Most organisations are not preparing ahead of time for cyber-security attacks, hampering efforts to respond and leading to worse outcomes.
That’s according to Paul Chichester, director of operations at the National Cyber Security Centre (NCSC). In an interview with SC Media UK, he said organisations need to recognise that it’s impossible to defend against every conceivable attack and therefore more effort should be put into preparing for various post-attack scenarios.
‘Chich’ as he is known to his colleagues (it’s even printed on his staff badge) is in charge of the NCSC’s incident response team which provides a range of services to organisations in the UK that have suffered IT security breaches.
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"We are here to deal with the most severe incidents – that could include help and advice over the phone," he said. "Or we might deploy our team to the organisation where we will help them manage the incident on the ground. We might do some forensic work with them, and then depending on how long that incident is going on for, we might advise them to bring in a company that we verify under a scheme called the Cyber Incident Response scheme that the NCSC runs."
It’s really important that companies prepare – not just at a technical level. One of the really important things is that you conduct exercises at board level. –Paul 'Chich' Chichester, NCSC
He said the severity of incidents can vary widely and have included WannaCry, which resulted in thousands of NHS appointments being cancelled, and the attacks against British Airways and Ticketmaster which resulted in the compromise of personally identifiable information and the theft of hundreds of thousands of credit card records.
Despite the scale of the threat and the potential consequences, he says that the number of organisations without a post-incident strategy is staggering. "At the moment, it [failing to plan] is all too common. One of the things that we are really keen to be pushing is getting people to think about what they would do in an incident because, as our CEO Ciaran Martin says, it’s a matter of when, not if," he said.
The NCSC's high-profile offices in the Nova Building in Victoria, London (Pic: Julian Dodd/Haymarket)
The government’s Cyber Security Breaches Survey 2018 found that only 30 percent of businesses and 24 percent of charities have board members or trustees who are responsible for cyber-security, and a paltry 13 percent of businesses and eight percent of charities have cyber-security incident management processes in place.
Chich said that it’s not possible to block every attack so organisations need to ensure they have robust post-incident response plans in place. "A lot of organisations will have some sort of cyber-incident, and we think the really important part is how you respond," he said.
According to the NCSC’s recent annual report, it was called upon to respond to 557 incidents in the previous 12 months and roughly the same number in the year prior to that. That means in the two years since it began operating, it has helped around 1,100 organisations remediate, recover and rebuild following a major cyber-security incident.
All of these incidents have been rated between category two and four which means it had a serious impact on a medium or large size organisation, central government or an essential service, or affected a large part of the population or damaged the economy.
A category one incident – defined as "a cyber attack which causes sustained disruption of UK essential services or affects UK national security, leading to severe economic or social consequences or to loss of life" – has fortunately not occurred… yet.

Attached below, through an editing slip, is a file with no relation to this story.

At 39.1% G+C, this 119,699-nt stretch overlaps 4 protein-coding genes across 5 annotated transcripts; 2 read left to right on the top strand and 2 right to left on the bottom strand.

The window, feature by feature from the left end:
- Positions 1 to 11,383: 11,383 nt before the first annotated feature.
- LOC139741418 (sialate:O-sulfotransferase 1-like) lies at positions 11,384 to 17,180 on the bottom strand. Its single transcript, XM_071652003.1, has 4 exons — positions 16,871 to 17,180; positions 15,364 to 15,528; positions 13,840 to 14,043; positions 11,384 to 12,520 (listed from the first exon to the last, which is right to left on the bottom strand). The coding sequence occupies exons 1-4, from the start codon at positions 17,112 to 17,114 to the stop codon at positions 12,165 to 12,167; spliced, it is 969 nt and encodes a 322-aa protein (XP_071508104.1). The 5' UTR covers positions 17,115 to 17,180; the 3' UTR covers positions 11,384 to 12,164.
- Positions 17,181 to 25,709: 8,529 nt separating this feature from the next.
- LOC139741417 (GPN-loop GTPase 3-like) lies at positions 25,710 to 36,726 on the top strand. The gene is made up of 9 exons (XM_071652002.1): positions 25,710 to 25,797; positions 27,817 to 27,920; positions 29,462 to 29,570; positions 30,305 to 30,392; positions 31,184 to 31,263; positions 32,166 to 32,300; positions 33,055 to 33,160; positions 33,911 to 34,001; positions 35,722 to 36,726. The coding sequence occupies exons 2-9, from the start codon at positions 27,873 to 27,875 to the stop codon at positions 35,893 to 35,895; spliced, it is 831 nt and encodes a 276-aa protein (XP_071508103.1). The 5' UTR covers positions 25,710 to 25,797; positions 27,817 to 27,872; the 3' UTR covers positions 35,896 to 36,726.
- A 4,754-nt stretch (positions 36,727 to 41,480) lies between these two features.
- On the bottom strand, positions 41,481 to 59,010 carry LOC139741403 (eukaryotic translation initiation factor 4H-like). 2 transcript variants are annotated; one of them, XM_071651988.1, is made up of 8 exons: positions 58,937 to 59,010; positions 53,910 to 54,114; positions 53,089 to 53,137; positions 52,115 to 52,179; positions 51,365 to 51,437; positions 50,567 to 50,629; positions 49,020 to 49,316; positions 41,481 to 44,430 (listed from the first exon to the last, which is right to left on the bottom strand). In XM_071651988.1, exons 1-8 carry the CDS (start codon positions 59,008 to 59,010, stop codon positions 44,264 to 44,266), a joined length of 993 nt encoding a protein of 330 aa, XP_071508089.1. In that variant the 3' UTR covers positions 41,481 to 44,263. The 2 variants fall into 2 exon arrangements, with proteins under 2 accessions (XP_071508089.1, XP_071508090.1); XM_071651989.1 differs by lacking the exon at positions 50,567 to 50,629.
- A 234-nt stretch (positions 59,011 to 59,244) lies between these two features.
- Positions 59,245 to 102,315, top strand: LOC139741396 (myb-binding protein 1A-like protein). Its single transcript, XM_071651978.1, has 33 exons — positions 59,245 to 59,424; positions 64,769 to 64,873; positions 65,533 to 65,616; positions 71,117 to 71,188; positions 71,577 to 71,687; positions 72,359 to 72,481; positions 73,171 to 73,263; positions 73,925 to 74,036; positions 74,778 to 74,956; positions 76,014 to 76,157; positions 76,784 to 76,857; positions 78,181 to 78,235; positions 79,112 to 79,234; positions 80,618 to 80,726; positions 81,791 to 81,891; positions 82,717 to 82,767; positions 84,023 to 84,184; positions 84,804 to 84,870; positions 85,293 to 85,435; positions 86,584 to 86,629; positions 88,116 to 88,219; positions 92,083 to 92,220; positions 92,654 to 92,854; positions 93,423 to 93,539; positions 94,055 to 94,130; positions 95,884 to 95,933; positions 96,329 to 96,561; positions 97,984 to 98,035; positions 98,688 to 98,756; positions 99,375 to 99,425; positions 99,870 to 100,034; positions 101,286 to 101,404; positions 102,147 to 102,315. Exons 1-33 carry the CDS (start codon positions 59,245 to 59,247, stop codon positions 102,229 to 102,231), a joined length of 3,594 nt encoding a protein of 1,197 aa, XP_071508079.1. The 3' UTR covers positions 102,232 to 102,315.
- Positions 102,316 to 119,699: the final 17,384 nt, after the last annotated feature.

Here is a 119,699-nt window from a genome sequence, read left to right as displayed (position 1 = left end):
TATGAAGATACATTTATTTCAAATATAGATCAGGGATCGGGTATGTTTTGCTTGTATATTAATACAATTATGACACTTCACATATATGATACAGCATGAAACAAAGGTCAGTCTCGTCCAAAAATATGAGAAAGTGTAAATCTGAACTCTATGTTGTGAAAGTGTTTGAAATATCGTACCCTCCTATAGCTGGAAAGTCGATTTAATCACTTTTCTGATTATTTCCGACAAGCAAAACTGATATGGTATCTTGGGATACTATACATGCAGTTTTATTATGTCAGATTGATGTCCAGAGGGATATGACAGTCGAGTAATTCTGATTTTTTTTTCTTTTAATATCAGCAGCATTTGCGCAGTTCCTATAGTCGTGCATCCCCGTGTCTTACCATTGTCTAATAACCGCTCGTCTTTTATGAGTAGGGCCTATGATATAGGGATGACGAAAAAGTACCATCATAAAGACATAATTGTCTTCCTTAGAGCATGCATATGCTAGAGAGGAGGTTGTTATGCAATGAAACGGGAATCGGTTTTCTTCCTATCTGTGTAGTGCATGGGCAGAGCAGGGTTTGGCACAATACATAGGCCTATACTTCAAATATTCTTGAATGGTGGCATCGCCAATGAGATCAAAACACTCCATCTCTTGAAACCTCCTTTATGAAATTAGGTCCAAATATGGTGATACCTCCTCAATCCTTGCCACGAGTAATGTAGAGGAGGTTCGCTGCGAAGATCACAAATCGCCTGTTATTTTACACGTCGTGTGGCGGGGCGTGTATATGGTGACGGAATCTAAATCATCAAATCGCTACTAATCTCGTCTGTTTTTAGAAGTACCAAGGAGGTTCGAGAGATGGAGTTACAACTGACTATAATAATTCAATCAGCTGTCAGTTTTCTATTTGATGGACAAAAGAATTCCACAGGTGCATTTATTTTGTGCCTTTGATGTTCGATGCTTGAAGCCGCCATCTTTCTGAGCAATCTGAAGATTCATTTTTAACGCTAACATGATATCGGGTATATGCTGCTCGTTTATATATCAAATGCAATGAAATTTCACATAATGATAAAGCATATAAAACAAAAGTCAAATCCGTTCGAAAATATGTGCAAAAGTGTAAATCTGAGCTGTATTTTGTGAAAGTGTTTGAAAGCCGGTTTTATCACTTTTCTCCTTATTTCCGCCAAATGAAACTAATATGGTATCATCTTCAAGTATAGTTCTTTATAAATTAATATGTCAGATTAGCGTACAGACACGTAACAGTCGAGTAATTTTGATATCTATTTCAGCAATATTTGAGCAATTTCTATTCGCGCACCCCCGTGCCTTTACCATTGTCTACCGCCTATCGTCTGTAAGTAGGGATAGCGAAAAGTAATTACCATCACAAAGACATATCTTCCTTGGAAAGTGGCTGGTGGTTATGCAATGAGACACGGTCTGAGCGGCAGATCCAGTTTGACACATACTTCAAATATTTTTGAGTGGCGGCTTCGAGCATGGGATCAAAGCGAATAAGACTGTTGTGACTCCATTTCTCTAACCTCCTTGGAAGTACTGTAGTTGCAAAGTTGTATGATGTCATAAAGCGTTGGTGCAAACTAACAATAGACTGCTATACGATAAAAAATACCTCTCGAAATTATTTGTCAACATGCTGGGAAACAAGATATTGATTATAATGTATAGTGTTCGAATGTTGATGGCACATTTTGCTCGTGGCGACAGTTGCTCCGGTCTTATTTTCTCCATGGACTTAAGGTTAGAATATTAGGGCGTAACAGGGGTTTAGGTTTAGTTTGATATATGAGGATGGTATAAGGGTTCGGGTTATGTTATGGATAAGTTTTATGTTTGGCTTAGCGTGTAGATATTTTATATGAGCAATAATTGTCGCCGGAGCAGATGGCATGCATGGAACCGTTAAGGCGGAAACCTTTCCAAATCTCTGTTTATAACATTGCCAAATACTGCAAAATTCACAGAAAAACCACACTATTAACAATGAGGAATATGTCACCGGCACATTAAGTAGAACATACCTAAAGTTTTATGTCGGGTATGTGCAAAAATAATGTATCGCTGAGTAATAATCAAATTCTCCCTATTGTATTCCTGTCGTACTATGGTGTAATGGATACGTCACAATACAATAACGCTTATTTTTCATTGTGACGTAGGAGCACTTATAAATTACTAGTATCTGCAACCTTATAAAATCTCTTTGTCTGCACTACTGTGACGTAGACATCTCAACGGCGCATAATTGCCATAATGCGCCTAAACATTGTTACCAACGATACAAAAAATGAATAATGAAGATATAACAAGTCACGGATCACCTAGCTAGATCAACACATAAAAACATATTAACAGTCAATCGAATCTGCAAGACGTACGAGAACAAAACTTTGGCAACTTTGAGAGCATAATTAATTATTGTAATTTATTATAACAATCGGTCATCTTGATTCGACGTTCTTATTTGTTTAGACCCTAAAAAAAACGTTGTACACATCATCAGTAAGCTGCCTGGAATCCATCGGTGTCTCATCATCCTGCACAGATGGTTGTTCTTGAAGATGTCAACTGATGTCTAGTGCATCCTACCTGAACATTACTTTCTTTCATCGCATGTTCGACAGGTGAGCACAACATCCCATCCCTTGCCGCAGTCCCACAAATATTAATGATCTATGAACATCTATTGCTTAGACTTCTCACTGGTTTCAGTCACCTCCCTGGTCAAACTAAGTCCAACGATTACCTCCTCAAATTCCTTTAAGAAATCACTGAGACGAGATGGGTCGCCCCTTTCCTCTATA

So when he isn’t coordinating the response to incidents, he is admonishing organisations to conduct incident response exercises and involve as wide a range of staff as possible.
The cyber breaches survey, which covered 1,519 UK businesses and 569 registered charities, revealed that 20 percent of businesses and 38 percent of charities never update their senior managers on cyber-security issues and only 20 percent of businesses and 15 percent of charities have had any staff attend internal or external cyber-security training in the past 12 months.
"Cyber-security from an incident point of view will probably affect everybody in the company. So actually you want a strong comms narrative, you want your communications director involved. It might involve impact on staff so you want your HR director involved," he said. "Very often people think that incidents are just about the IT director, but actually it’s a much more cross-organisation issue, and that’s what we try to get companies to realise through doing exercises."
The way he views an organisation is "much more about how they respond to an incident rather than necessarily what they have done beforehand. It’s really important that companies prepare – not just at a technical level. One of the really important things is that you conduct exercises at board level."
Looking ahead to 2019, Chich urges organisations to focus on their operational resilience. He says that means focusing not just on protecting data, as important as that is, but also the operation of the business. Ransomware, delivered by highly targeted attacks, has been identified as a huge and growing threat by the NCSC and law enforcement agencies around the world.
Organisations should also concentrate on the security of their supply chains which places an increased burden on organisations to not only monitor the security of their suppliers but also be able to reassure their own customers about their security posture.
The NCSC’s mission statement says, "Our vision is to help make the UK the safest place to live and do business online." While it is working hard to make sure that happens, it is clear that it won’t stand a chance of achieving that without the assistance of the UK organisations who are on the frontline of the threat.